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Alexander Kazimirovich Tolush vs Mikhail Botvinnik
USSR Championship (1944), Moscow URS, rd 14, Jun-11
Center Game: Paulsen Attack Variation (C22)  ·  1-0

ANALYSIS [x]

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Kibitzer's Corner
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Aug-05-04
Premium Chessgames Member
  Calli: <Whitehat1963> true! <:-| *wears dunce cap*
Aug-13-04  acirce: <Whitehat1963> Kramnik vs Kasparov, 2001 is an example.
Jan-02-06  oao2102: What about 40. Nxg5 If 40..Rxg5? 41 Rh8+! wins the queen for a rook. Otherwise, white wins a pawn, opens the g file, threatens the queen and increases attacking lines. Any thoughts?
Nov-04-06  aazqua: Oao that is exactly what I was thinking. 40 nG5! I guess white just isn't as good as we are.
Nov-04-06  Resignation Trap: <oao2102> and <aazqua> On 40.Nxg5, doesn't Black have 40...Rd1+! (White's Queen is unprotected)?
Apr-25-07  sfm: <ughaibu: Botvinnik joins the victims of a mate in one.> Right, but g2 is as good as any other move. There's not even resistance left.
May-24-07  vizir: When playing his last move Tolush said : "It's maa-ate mr Botvinnik" and for ever the name of Tolush would sound as an insult to Botvinnik's ears.

When Kasparov won in an acrobatic style in a world championship game against Karpov, Botvinnik was the only one unhappy and said "You played in the style of Tolush !!!" which was not really a compliment :-)

Jul-06-07  luzhin: I suppose the logical end to the struggle would have been 55..Qh7 56.Rxf7 Qxf7 57.Qh8 mate.
Feb-17-08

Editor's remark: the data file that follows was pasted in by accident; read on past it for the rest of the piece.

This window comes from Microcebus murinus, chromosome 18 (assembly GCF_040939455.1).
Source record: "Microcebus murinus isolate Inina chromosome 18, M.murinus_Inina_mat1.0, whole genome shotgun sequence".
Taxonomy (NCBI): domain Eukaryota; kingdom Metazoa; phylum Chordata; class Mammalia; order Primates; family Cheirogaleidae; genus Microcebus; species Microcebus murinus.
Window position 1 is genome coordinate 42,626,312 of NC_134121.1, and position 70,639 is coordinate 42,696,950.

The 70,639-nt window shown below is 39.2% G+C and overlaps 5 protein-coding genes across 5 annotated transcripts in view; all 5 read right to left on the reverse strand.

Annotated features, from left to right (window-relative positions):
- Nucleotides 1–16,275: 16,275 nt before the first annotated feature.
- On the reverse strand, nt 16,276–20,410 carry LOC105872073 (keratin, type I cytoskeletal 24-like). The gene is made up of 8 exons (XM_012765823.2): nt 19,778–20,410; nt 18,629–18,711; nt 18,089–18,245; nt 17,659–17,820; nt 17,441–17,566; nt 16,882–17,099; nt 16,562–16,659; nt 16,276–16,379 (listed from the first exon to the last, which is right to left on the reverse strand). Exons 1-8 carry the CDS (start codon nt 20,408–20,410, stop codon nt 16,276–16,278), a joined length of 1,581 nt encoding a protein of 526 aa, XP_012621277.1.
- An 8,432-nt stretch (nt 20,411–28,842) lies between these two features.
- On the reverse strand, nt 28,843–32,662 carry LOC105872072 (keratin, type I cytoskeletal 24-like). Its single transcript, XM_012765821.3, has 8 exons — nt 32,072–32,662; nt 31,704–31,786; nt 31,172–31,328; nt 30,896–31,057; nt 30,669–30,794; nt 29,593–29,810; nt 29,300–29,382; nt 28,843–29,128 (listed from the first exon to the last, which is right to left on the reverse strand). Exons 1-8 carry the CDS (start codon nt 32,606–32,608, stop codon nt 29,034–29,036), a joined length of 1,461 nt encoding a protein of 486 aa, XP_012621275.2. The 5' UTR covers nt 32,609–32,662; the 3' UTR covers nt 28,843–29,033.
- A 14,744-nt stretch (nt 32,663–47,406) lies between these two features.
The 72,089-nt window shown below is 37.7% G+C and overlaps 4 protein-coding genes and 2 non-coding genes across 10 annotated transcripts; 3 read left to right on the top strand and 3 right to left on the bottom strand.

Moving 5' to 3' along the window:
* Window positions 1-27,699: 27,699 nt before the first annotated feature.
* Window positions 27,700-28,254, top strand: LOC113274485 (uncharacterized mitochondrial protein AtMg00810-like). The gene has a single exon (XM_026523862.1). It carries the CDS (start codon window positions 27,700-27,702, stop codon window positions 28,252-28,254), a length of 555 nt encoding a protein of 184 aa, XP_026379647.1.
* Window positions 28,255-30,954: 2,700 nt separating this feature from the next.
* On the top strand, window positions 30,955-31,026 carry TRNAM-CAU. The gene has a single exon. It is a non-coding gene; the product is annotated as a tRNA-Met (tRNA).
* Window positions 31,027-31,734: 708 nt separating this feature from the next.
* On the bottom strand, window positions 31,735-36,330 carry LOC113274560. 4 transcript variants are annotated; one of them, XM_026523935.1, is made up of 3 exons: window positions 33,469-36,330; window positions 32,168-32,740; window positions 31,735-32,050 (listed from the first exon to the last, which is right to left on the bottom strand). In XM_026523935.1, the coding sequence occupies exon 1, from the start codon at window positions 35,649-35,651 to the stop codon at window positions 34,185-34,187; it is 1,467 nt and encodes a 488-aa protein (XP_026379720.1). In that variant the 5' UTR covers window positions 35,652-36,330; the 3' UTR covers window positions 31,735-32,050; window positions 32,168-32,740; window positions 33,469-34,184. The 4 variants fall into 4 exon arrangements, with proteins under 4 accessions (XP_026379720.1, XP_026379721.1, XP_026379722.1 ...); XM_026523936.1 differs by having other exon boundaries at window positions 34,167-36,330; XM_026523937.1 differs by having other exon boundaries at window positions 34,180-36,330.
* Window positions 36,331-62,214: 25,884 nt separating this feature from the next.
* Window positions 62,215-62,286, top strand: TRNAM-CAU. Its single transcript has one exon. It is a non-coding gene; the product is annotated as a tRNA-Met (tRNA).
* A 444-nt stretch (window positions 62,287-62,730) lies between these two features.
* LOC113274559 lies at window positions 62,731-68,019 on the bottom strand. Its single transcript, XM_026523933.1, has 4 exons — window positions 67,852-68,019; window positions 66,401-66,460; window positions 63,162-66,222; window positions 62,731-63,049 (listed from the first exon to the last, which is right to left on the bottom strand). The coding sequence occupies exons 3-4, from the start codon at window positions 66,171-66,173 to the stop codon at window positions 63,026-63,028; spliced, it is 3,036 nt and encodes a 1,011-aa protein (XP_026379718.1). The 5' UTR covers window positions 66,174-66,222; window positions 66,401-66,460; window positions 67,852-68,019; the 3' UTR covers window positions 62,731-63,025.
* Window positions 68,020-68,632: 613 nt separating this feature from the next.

Premium Chessgames Member
  offramp: Is 39.Qc4 a loss of a tempo or is there a point to it?
Feb-18-08
Premium Chessgames Member
  whiteshark: <offramp: <Is 39.Qc4 a loss of a tempo or is there a point to it?>>

<40.Qe4!> would have made a point to it. 40.Qb3 was a weaker move but the answer 40...Nd8 was a blunder. Maybe mutual timetrouble.

Apr-12-08  ToTheDeath: White missed the powerful blow 32.Ne5! which gives him a large advantage.

A sloppy game, but a nice finish- 55...Qh7 56.Rxf7!

Apr-12-08  talisman: sloppy is 1 adjective that does not apply to 1944 and to these 2.
Apr-13-08  ToTheDeath: <talisman> I respect your statement that they are both great players but objectively this game has MANY errors by both sides.
Jun-22-08
Premium Chessgames Member
  An Englishman: Good Evening: Even the great Botvinnik could get caught up in the tank officer's recklessness (losing on the Black side of a Center Game?!). Incidentally, I wonder if Tolush was still in the army when he played in this tournament, and if so, did he receive permission to play or was he already on some kind of leave.
Dec-07-08
Premium Chessgames Member
  whiteshark: It was not the opening...
Jan-24-09
Premium Chessgames Member
  whiteshark: <acirce: <Whitehat1963> Kramnik vs Kasparov, 2001 is an example.> Not really a serious example as it was --> Botvinnik Mem <Blitz> Match 2001
May-13-09  WhiteRook48: why did Botvinnik allow himself to be checkmated?!
May-13-09  whiskeyrebel: Perhaps he was following "orders"..
May-13-09  Granny O Doul: Korchnoi once asked a bitter-ending simul opponent "don't you know it is the greatest shame to be mated?".

Kramnik against the computer (with ...Qe3??, Qh7#) would be an example from a more serious game, assuming Kramnik was in fact the WC (as opposed to just in it a lot).

May-13-09  blacksburg: hehehe this is something you don't see every day, Botvinnik getting mated.
Aug-29-09  WhiteRook48: especially by Tolush
Sep-03-09  WhiteRook48: hey Botvinnik offended Capablanca in his win in the AVRO 1938
Apr-06-14
Premium Chessgames Member
  Phony Benoni: Black could at least have set a trap instead of playing <55...g2>:


click for larger view

If he interposlates <55...Qh1+ 56.Ka2 Qh7>, White can't play 57.Rxf7 because 57...Qxf7 is check. However, White has other ways to win.

Oct-31-16  allan.dinglasan: FOUR YEARS AFTER HE was checkmated he became the undisputed World Champion in 1948.

Active world champ that was checkmated in 2006 is notably Vladimir Kramnik, He was checkmated by Fritz Computer.

Jun-29-18
Premium Chessgames Member
  tpstar: <Botvinnik joins the victims of a mate in one.>

Stuff happens.

<It was not the opening ...>

... but the ending!

<55 ... Qh1+ 56. Ka2 Qh7 57. Rxf7? Qxf7+>

Worth a try.

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